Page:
Make Like a Queen on This Hot Solo Travel Trip to Spain
Why commit to just one pintxo bar or one beach when this town has so many options to flirt with?
There’s a town in Spain so lovely, so ideal for solo travel, it’s literally fit for a queen—a solo queen, no less. After her husband (you know, the king) Alfonso XII died in 1885, Queen María Cristina began visiting San Sebastián on the regular, solidifying the town as her go-to summer retreat. If you too want to make queen moves, or if you like pintxos, Txakoli (a crisp white wine), the freshest fish you’ll ever eat, an architecturally striking Old Town, sun-drenched beaches and hiking trails, San Sebastián knows how to show you a good time. Pintxo bars, after all, are meant for socializing or for fun crowd watching.
This super chill, breezy coastal city in Northern Spain is a stone’s throw (if you can pitch 12 miles) from the French border. While the town is Spanish, Basque Country is like a world of its own, with its own distinct culture and language (Euskara), one of the oldest languages in Western Europe. Not to worry, you can speak Spanish here, too.
Bigger European cities can be daunting, but San Sebastián is a truly walkable town with urban beaches at your fingertips. Donostia-San Sebastián train station spits you right out in the city center, where everything is a 15-minute walk or less. A dream for the solo traveler, as you can quickly ditch your carry-on at your hotel and be out and about (say, at Playa La Concha) in less than five minutes by foot. Here are a few solo-specific reasons why you should extend your trip to San Sebastián.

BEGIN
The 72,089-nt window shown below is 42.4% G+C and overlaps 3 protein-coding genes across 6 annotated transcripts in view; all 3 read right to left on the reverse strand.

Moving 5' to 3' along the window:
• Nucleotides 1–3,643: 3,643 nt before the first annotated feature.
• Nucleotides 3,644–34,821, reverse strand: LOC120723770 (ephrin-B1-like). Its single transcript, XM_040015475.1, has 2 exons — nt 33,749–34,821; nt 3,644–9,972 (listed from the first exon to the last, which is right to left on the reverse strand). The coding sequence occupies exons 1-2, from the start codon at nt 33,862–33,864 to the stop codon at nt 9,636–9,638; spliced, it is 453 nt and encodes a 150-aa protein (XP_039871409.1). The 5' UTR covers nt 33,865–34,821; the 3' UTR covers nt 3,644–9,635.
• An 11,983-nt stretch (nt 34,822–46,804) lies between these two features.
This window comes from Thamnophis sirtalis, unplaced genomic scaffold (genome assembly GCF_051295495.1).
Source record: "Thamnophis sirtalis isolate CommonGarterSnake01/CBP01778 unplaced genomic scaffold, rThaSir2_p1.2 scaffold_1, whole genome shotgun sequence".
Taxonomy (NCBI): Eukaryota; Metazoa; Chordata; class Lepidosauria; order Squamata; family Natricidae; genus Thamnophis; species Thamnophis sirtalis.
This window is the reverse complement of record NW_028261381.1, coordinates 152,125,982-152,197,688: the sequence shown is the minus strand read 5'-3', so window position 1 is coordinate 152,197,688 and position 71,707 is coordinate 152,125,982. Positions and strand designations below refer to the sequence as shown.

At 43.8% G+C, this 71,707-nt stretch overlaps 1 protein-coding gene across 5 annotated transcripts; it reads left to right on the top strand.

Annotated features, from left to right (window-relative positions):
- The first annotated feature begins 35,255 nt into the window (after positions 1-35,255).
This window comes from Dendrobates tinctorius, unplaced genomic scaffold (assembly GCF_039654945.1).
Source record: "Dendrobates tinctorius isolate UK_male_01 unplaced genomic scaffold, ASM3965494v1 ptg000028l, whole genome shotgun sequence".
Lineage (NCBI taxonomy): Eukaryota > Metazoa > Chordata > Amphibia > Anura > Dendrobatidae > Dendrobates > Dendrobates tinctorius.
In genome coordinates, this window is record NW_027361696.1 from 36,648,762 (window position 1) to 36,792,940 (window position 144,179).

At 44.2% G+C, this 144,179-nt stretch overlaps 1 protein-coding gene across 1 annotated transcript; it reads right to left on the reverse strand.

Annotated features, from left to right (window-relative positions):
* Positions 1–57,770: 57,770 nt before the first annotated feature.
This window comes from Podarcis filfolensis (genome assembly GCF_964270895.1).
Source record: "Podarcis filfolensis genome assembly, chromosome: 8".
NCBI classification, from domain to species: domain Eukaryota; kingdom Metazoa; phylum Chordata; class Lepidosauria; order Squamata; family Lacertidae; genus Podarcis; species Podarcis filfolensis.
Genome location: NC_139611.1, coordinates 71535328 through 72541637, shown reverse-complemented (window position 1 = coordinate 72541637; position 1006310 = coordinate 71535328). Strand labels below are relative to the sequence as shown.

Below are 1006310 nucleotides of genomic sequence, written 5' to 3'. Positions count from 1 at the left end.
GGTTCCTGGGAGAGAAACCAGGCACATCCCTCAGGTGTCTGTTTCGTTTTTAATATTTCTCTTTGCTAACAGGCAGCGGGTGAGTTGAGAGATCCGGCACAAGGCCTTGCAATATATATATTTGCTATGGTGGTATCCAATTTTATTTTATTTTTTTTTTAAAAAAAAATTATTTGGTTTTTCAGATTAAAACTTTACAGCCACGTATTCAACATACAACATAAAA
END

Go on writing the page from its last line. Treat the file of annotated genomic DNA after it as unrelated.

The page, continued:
Have urban beaches at your fingertips
It bears repeating: Here, there’s no getting in a car and driving half an hour to a beach. The whole town seems to be built on a long stretch of beautiful beaches. Playa La Concha is the more laid back beach situated in front of hotels, restaurants, and shops. Directly on the sand here is La Perla, a seawater therapy center in a stunning Belle Époque building, where a two-hour pass cost 22 euros.
The city also serves as the country’s most iconic surf town. Zurriola Beach, in the Gros neighborhood, is the place to ride some waves. Take surfing lessons at Zurriola Surf Eskola and enjoy a txokotone (which is like a chocolate panettone) at The Loaf Boaker. It’s so chill, you’ll find surfers walking around the streets barefoot in their wetsuits, grabbing post-fun-in-the-sun snacks.
Go on a curated pintxos crawl
One word to learn and learn well is pintxos. The small, affordable, and easy-to-eat bites consist of deliciousness atop bread or served skewer-style—and there’s no shortage of pintxos bars in San Sebastián. The word doesn’t just signify the snack, though; it’s also a cultural tradition, where locals and tourists spill out onto the streets for eats, sips, and conversation. Bar Casa Vallés allegedly invented this writer’s favorite pintxo, the Gilda. Named after Rita Hayworth's salty and sexy character in Gilda, this delectable treat is made of skewered guindilla peppers, Cantabrian anchovy filets, and manzanilla olives.
Why settle down with just one spot when you can hop around to several joints? That includes Juantxo Taberna for the most incredible tortilla bocadillo (a traditional Spanish potato omelet between bread), Paco Bueno for perfectly battered and fried prawns, Tamboril for mushrooms and stuffed peppers (and anything they do with hake), and Bar Txepetxa for made-to-order anchovies with different toppings.
Every bar will offer caña (a small beer), Txakoli (the white wine of the area), Rioja (red wine… because you’re not too far from Rioja), and Sidra (a refreshing Basque cider), and the sips are never more than three to four euros.